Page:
Federal Reserve Chairman Ben Bernanke last week unveiled the third round of quantitative easing, the controversial bond-buying program designed to ease the balance sheets of participating banks and free up credit for those seeking to start or expand a business.
The plan, called QE3, differs from earlier versions in that the Fed is aiming specifically to boost the housing market by purchasing $40 billion a month in mortgage-backed securities. The housing market appears to have hit bottom, and the Fed hopes to spark demand for housing by driving already-historically low mortgage rates even lower.
Of course, QE3’s success depends on the willingness of banks to pass along lower rates to consumers, a dubious proposition given the lack of consumer demand. And as the Financial Times reported Sunday, many banks are too understaffed to process mortgage applications quickly and have no interest in hiring more mortgage writers until the job market improves.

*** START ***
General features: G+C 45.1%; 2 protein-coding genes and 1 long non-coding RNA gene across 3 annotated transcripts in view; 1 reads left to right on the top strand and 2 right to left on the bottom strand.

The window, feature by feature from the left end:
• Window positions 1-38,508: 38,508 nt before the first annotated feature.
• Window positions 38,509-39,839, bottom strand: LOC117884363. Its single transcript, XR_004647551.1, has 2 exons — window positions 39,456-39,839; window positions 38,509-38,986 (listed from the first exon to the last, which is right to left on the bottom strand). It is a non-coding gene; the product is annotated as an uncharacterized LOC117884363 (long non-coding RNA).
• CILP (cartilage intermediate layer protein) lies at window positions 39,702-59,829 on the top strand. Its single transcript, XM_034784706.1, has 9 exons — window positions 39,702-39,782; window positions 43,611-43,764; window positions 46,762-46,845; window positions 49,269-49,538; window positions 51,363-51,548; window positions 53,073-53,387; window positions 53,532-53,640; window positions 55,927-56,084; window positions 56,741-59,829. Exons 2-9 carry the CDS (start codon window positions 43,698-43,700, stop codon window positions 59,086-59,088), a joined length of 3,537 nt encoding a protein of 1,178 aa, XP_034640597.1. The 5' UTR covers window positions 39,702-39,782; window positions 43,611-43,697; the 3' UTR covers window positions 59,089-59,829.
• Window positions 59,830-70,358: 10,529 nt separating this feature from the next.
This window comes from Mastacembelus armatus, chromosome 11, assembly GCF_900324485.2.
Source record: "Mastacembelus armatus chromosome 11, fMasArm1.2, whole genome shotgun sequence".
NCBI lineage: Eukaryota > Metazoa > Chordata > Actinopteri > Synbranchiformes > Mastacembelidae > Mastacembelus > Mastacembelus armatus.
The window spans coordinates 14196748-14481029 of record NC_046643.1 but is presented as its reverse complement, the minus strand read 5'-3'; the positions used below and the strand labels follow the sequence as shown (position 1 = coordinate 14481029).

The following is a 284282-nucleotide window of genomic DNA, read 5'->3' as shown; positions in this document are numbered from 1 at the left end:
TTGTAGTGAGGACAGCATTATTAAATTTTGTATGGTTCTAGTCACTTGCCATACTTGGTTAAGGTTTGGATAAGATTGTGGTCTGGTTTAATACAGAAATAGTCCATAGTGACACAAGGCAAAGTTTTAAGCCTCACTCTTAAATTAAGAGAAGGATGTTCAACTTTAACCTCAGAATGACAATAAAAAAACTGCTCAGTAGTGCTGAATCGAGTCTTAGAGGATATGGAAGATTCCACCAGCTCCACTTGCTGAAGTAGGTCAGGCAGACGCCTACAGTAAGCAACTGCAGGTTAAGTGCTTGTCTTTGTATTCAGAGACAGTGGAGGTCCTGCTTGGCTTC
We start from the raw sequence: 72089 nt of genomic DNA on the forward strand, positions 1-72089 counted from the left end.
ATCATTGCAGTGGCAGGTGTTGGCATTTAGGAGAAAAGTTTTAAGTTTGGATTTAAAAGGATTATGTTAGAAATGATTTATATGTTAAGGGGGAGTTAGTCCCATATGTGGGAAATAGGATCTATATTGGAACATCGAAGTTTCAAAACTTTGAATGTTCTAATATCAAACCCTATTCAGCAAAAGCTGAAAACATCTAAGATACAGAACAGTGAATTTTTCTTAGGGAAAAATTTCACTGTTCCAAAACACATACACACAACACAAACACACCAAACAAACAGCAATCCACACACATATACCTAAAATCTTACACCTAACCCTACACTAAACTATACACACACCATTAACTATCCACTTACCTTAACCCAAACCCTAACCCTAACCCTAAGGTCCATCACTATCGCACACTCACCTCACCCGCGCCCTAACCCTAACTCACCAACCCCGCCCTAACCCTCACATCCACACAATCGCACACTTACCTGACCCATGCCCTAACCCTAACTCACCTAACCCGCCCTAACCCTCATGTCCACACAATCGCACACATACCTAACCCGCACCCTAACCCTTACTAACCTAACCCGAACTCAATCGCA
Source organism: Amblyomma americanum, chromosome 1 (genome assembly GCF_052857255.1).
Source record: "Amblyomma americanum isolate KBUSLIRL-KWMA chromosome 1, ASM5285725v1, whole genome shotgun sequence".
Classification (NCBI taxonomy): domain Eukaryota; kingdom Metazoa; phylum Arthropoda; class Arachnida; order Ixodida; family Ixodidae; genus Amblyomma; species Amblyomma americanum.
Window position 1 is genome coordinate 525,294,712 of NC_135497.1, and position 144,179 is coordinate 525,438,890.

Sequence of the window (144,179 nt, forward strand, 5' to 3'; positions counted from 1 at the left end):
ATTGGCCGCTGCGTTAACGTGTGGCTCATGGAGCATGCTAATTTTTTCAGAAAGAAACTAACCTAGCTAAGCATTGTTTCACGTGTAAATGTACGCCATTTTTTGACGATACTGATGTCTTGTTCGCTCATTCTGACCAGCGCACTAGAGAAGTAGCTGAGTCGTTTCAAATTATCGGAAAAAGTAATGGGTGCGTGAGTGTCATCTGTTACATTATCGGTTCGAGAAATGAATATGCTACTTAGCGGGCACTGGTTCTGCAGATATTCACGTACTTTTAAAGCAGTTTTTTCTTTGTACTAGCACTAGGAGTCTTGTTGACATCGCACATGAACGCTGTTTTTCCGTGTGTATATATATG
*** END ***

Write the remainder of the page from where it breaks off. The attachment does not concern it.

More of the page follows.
“Very little of that is likely to make it through immediately to consumers,” Deutsche Bank MBS analyst Steven Abrahams said bluntly. “There’s nothing that will force mortgage originators themselves to lower the rates that they’re offering to consumers.”
As with any plan that loosens the money supply, QE3 entails the chance of higher inflation. But such worries about the first two rounds of quantitative easing proved greatly exaggerated. And the fear that Fed’s policy is actually a “stealth tax” on those who save is misplaced; as Bernanke noted, savings yields are lowest when one has no job and no money to save.
But as imperfect as his options are, Bernanke has responded to a tepid economic recovery with bold action. The same can’t be said for a Congress bogged down in election-year gridlock. With the $1.2 trillion “fiscal cliff” of tax hikes and spending cuts looming Jan. 2, Moody’s Investors Service said last week that it’s prepared to downgrade its rating on U.S. government debt if budget negotiations fail.